Heat Transfer B, vol. 49, pp. 893–904, 2006.
14. Y. F. Yap, J. C. Chai, T. N. Wong, K. C. Toh, and H. Y. Zhang, A Global
Mass Correction Scheme for the LevelSet Method, Numer. Heat Transfer B, vol. 50,
pp. 455–472, 2006.
15. G. Son, A Level Set Method for Incompressible TwoFluid Flows with Immersed Solid
Boundaries, Numer. Heat Transfer B, vol. 47, pp. 473–489, 2005.
16. G. Son and N. Hur, A Level Set Formulation for Incompressible TwoPhase Flows on
Nonorthogonal Grids, Numer. Heat Transfer B, vol. 48, pp. 303–316, 2005.
17. Y. Suh and G. Son, A LevelSet Method for Simulation of a Thermal Inkjet Process,
Numer. Heat Transfer B, vol. 54, pp. 138–156, 2008.
18. S. Chen, B. Merriman, S. Osher, and P. Smereka, A Simple Level Set Method for Solving
Stefan Problems, J. Comput. Phys., vol. 135, pp. 8–29, 1997.
19. H. Zhang, L. L. Zheng, V. Prasad, and T. Y. Hou, A Curvilinear Level Set Formulation
for Highly Deformable Free Surface Problems with Application to Solidiﬁcation, Numer.
Heat Transfer B, vol. 34, pp. 1–30, 1998.
20. L. L. Zheng and H. Zhang, An Adaptive Level Set Method for MovingBoundary
Problems: Application to Droplet Spreading and Solidiﬁcation, Numer. Heat Transfer
B, vol. 37, pp. 437–454, 2000.
21. G. Son and V. K. Dhir, Numerical Simulation of Film Boiling near Critical Pressures with
a Level Set Method, J. Heat Transfer, vol. 120, pp. 183–192, 1998.
22. G. Son and V. K. Dhir, A Level Set Method for Analysis of Film Boiling on an Immersed
Solid Surface, Numer. Heat Transfer B, vol. 52, pp. 153–177, 2007.
23. F. Gibou, L. Chen, D. Nguyen, and S. Banerjee, A Level Set Based Sharp Interface
Method for the Multiphase Incompressible NavierStokes Equations with Phase Change,
J. Comput. Phys., vol. 222, pp. 536–555, 2007.
24. J. Wu, V. K. Dhir, and J. Qian, Numerical Simulation of Subcoalled Nucleate Boiling by
Coupling LevelSet Method with MovingMesh Method, Numer. Heat Transfer B, vol. 51,
pp. 535–563, 2007.
320 V. H. GADA AND A. SHARMA
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25. J. A. Sethian, Level Set Methods and Fast Marching Methods, 2nd ed., Cambridge
University Press, New York, 1999.
26. S. Osher and R. Fedkiw, Level Set Methods and Dynamic Implicit Surfaces,
SpringerVerlag, New York, 2003.
27. R. N. Bracewell, The Fourier Transform and Its Applications, 3d ed., pp. 61–77,
McGrawHill, Boston, 2000.
28. J. U. Brackbill, D. B. Kothe, and C. Zemach, A Continuum Method for Modelling
Surface Tension, J. Comput. Phys., vol. 100, pp. 335–354, 1992.
APPENDIX: NUMERICAL TEST
Here, a 2D test problem is solved to ﬁnd the error incurred by smoothing the
Heaviside and Dirac delta functions. The test problem considered is a circular inter
face of radius R¼0.1 located centrally at ðx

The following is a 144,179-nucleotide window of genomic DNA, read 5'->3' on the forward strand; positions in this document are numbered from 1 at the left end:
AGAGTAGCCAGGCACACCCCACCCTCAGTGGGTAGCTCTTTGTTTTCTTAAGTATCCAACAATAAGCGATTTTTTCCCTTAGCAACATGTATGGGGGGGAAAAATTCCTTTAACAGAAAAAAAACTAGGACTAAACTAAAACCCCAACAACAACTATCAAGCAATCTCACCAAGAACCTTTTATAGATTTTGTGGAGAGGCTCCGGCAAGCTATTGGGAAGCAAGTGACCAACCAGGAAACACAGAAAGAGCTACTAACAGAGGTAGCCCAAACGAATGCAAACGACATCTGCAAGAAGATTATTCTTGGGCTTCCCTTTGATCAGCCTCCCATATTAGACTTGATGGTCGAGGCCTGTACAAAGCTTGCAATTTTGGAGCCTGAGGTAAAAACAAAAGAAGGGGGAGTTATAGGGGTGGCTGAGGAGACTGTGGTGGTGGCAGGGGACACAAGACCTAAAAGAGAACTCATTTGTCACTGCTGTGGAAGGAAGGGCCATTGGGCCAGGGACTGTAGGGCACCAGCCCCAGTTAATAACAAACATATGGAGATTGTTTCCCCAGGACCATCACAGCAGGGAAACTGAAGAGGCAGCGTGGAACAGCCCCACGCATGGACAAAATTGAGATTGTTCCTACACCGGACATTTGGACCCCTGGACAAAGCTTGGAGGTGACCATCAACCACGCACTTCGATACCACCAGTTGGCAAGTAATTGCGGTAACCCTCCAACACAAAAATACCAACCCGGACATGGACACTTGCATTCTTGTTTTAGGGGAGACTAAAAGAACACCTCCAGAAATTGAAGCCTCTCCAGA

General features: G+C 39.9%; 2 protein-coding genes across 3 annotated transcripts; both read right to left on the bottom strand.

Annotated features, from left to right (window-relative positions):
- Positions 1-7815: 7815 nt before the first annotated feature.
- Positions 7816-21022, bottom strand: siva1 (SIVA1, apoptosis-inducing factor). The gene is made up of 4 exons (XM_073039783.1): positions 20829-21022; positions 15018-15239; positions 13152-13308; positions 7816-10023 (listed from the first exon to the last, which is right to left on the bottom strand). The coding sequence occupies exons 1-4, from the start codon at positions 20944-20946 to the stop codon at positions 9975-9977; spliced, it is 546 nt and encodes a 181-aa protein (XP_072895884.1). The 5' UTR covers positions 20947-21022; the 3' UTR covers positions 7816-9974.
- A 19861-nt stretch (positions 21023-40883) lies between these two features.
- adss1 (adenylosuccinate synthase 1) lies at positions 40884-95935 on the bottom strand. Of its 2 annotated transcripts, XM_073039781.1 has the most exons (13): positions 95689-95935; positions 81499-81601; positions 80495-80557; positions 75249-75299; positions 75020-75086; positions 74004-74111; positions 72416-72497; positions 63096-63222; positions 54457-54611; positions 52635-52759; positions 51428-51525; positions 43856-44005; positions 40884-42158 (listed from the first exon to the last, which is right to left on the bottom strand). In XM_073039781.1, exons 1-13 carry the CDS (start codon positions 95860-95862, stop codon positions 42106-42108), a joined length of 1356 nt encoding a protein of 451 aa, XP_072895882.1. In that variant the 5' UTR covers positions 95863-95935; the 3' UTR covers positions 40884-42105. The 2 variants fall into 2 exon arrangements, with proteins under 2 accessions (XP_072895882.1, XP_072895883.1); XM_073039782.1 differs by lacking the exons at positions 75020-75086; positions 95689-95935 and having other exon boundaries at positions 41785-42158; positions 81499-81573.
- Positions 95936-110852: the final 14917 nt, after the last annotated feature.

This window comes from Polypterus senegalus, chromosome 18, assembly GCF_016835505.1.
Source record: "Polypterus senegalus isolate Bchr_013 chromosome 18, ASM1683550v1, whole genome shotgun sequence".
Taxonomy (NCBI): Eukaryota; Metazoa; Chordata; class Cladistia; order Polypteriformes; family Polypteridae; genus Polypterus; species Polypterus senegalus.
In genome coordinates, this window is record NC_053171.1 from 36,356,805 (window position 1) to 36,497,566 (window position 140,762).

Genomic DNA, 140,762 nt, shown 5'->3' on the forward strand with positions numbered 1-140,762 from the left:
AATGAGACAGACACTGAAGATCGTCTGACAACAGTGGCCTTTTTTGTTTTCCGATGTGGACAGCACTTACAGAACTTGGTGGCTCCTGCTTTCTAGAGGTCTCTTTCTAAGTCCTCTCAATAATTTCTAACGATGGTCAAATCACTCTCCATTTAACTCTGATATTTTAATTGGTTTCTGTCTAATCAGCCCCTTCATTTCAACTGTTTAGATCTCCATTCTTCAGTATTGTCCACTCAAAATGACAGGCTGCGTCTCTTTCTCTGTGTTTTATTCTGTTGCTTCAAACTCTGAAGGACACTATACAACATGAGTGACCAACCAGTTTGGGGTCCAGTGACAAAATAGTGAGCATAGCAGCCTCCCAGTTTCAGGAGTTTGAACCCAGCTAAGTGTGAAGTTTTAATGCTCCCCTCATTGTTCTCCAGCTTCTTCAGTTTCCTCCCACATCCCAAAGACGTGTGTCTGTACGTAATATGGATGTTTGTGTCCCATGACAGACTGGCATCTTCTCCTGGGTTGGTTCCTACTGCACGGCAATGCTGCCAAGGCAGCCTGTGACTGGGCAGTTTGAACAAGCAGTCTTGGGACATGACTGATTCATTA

c
; y
c
Þ ¼ ð0:5; 0:5Þ in a square computa
tional domain of unit dimension. The circular region is ﬁlled with ﬂuid 1 and the
rest of the domain is ﬁlled with ﬂuid 2. The test is performed on grid resolution of
N
2
with number of control volumes N¼16, 32, 64, 128, and 256.
The true values of the Heaviside and Dirac delta functions are calculated by a
geometric procedure, wherein for each CV in the domain, the volume (area in 2D)
occupied by ﬂuid 1 is calculated geometrically and the cell center volume fraction=
Heaviside function, H
i, j
, is determined using Eq. (3). Furthermore, the cell center
Dirac delta function is obtained from Eq. (7), where the surface area (curve length
in 2D) of the interface DS
i, j
is calculated geometrically in all the partially ﬁlled CVs.
For the calculation of the smoothed functions, the exact level set ﬁeld
is obtained at the centroid of all the CVs in the domain as /
i; j
¼ RÀ
ﬃﬃﬃﬃﬃﬃﬃﬃﬃﬃﬃﬃﬃﬃﬃﬃﬃﬃﬃﬃﬃﬃﬃﬃﬃﬃﬃﬃﬃﬃﬃﬃﬃﬃﬃﬃﬃﬃﬃﬃﬃﬃﬃﬃﬃﬃﬃﬃﬃ
ðx
i;j
Àx
c
Þ
2
þðy
i;j
Ày
c
Þ
2
_
. These values are used to calculate smoothed Heaviside
function H
e,i, j
[(Eq. 5)] and the smoothed delta function d
e,i, j
[(Eq. 8)], where the
commonly used [6–21] value of 2e ¼3Dx is taken for the width of the diffused
interface.
Two comparisons are made to evaluate the effect of using the smoothed
functions. First, a grid pointbypoint comparison of the true=sharp and smoothened
functions is evaluated by the normalized L
2
error expressed as
E
L
2
¼
ﬃﬃﬃﬃﬃﬃﬃﬃﬃﬃﬃﬃﬃﬃﬃﬃﬃﬃﬃﬃﬃﬃﬃﬃﬃﬃﬃﬃﬃﬃﬃﬃﬃﬃﬃﬃﬃﬃﬃﬃﬃﬃ
i;j
H
i;j
ÀH
e;i;j
¸
¸
¸
¸
_ _
2
_
ﬃﬃﬃﬃﬃﬃﬃﬃﬃﬃﬃﬃﬃﬃﬃﬃﬃ
i;j
H
2
i;j
_ E
L
2
¼
ﬃﬃﬃﬃﬃﬃﬃﬃﬃﬃﬃﬃﬃﬃﬃﬃﬃﬃﬃﬃﬃﬃﬃﬃﬃﬃﬃﬃﬃﬃﬃﬃﬃﬃﬃﬃﬃﬃﬃﬃﬃﬃﬃﬃﬃﬃﬃﬃﬃﬃ
i;j
DS
i;j
Àd
e;i;j
DV
¸
¸
¸
¸
_ _
2
_
ﬃﬃﬃﬃﬃﬃﬃﬃﬃﬃﬃﬃﬃﬃﬃﬃﬃﬃﬃﬃ
i;j
DS
2
i;j
_
Second, a global measure of error in the calculation of the total volume and surface
area of the interface in the domain is made, using the smoothed functions H
e
instead
of H
P
in Eq. (3) and d
e
instead of d in Eq. (7), respectively. The global error is
expressed as
E
V
¼
pR
2
À
i;j
H
e;i;j
DV
i;j
pR
2
E
A
¼
2pR À
i;j
d
ei;j
DV
i;j
2pR
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Table 1 shows that the both the errors for both the functions are reduced
substantially with grid reﬁnement, and they are reduced to less than 5% on the ﬁnest
grid size.
Table 1. Variation of error due to smoothening of Heaviside and Dirac delta functions with grid
reﬁnement
Percentage error due to
Number of grid points
Smoothed Heaviside function (%) Smoothed Dirac delta function (%)
N
2
E
L2
E
V
E
L2
E
A
16
2
35.21 10.24 11.14 0.53
32
2
17.64 2.80 8.91 0.11
64
2
8.83 0.71 6.84 0.16
128
2
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322 V. H. GADA AND A. SHARMA